Its many benefits aside, the new technology supplies information, not knowledge or meaning. Aristotle said a society should be judged on its capacity for contemplation as well as productivity and pleasure. Facts alone are not enough to establish real understanding, which requires context and reflection.
The NYT Well Blog is offering a basic assessment of the presence (or absence) of the traits Gallagher discusses: The Well Quiz: How Adventurous Are You?
posted by obscurator (39 comments total) 21 users marked this as a favorite

 
I keep reading that word as "necrophilia" and it's creeping me out.
posted by gauche at 8:39 AM on February 14, 2012 [45 favorites]


holy shit, read that as necrophilia too.
posted by Think_Long at 8:40 AM on February 14, 2012 [4 favorites]


Yeah i too was wondering exactly how necrophilia was "the quintessential human survival skill" seems like it would be the opposite if anything...
posted by Captain_Science at 8:42 AM on February 14, 2012 [6 favorites]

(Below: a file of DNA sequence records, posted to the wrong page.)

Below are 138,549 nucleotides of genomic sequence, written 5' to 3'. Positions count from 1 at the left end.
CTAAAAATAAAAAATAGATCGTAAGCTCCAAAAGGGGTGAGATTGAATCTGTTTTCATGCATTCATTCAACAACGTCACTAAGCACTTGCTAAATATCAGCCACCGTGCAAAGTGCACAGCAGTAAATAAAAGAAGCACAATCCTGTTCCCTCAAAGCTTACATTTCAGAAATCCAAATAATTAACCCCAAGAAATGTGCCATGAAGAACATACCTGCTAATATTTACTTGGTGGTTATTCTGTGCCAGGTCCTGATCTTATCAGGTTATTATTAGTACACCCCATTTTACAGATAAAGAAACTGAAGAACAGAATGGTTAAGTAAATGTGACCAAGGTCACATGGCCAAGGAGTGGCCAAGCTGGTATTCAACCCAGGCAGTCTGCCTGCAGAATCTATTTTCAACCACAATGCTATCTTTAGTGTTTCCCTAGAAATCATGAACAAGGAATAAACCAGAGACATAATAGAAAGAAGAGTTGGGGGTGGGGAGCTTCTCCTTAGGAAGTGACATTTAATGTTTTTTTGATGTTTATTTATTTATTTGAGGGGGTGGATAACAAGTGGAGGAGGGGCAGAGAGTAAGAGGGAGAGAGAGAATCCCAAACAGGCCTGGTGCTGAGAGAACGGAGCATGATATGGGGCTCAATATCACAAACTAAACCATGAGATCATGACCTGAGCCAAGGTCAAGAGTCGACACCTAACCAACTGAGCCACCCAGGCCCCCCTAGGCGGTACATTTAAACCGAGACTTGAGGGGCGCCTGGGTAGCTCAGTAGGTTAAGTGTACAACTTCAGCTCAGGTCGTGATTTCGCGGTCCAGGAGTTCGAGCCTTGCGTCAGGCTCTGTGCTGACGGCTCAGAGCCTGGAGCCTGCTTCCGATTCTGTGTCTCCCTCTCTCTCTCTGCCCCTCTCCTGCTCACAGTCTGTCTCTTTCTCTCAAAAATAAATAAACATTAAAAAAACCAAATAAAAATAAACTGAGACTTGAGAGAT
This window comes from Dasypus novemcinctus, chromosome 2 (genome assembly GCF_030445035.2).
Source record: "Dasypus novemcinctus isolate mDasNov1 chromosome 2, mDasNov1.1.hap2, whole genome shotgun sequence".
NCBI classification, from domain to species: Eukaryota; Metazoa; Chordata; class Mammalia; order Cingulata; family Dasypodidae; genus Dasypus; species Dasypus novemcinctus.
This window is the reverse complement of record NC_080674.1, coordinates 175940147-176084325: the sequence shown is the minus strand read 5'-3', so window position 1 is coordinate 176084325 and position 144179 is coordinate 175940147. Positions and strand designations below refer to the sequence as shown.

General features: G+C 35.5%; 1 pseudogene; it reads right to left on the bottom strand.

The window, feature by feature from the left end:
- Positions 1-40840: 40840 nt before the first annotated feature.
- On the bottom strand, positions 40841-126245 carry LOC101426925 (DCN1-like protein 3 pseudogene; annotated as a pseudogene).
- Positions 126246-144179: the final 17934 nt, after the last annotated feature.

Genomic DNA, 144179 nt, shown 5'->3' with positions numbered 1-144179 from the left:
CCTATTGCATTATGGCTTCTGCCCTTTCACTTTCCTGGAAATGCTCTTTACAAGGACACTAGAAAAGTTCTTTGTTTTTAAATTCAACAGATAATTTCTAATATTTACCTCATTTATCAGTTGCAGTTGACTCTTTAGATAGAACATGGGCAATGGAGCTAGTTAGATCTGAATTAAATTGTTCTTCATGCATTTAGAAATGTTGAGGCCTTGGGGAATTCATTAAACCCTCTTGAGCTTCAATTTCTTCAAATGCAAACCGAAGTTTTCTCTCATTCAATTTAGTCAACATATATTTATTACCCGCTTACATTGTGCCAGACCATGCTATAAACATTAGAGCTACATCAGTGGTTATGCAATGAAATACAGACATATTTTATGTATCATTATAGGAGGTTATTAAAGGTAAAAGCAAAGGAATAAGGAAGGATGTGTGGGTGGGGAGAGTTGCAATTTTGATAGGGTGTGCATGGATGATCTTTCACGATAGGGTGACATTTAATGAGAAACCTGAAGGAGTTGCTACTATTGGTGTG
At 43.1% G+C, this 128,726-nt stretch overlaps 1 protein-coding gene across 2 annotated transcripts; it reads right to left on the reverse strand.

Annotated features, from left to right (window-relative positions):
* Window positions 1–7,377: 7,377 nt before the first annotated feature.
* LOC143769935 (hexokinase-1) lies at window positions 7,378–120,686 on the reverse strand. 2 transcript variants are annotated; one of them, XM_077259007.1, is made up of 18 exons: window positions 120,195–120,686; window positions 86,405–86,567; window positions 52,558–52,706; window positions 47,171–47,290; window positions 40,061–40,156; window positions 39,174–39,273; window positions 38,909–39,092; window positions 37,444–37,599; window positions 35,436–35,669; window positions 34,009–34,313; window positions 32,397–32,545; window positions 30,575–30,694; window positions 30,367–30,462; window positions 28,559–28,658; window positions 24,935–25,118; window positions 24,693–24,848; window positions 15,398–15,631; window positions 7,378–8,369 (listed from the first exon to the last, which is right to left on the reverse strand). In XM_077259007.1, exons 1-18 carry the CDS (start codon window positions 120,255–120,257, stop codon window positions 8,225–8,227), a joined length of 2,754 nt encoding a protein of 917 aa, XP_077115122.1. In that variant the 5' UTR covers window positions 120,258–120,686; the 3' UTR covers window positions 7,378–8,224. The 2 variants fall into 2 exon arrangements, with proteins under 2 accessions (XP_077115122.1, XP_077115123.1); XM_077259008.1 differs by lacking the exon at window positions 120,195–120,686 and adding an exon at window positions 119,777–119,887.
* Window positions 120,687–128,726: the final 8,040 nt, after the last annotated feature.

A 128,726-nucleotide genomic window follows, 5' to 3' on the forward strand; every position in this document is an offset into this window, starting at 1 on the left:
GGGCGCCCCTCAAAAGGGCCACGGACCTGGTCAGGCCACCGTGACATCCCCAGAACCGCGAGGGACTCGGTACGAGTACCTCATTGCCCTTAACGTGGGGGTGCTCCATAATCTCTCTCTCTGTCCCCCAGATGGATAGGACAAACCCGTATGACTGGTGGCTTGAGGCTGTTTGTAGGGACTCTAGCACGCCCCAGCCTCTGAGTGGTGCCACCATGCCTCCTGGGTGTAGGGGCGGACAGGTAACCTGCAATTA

Well yeah. Right on!

Oh. Neophilia. Well, okay. I guess.

I mean...
posted by cmoj at 8:42 AM on February 14, 2012 [6 favorites]


I keep reading this as "necrophilia" and it's creeping me out.

Not in to trying new things then, I take it?
posted by obscurator at 8:45 AM on February 14, 2012 [15 favorites]


Okay - if you're going to make up a word, don't make it too similar to an existing word, or no one will understand a MetaFilter post about the word you've made up.
posted by Curious Artificer at 8:45 AM on February 14, 2012


Relevant, charming Soviet propaganda I found last night thanks to the great "Man with a Camera" link.
posted by steinsaltz at 8:46 AM on February 14, 2012 [1 favorite]


The author of the paper is Winifred Gallagher. What a nice, novel name. Mmmmmmmmmmmmmm, Winifred Gallagher.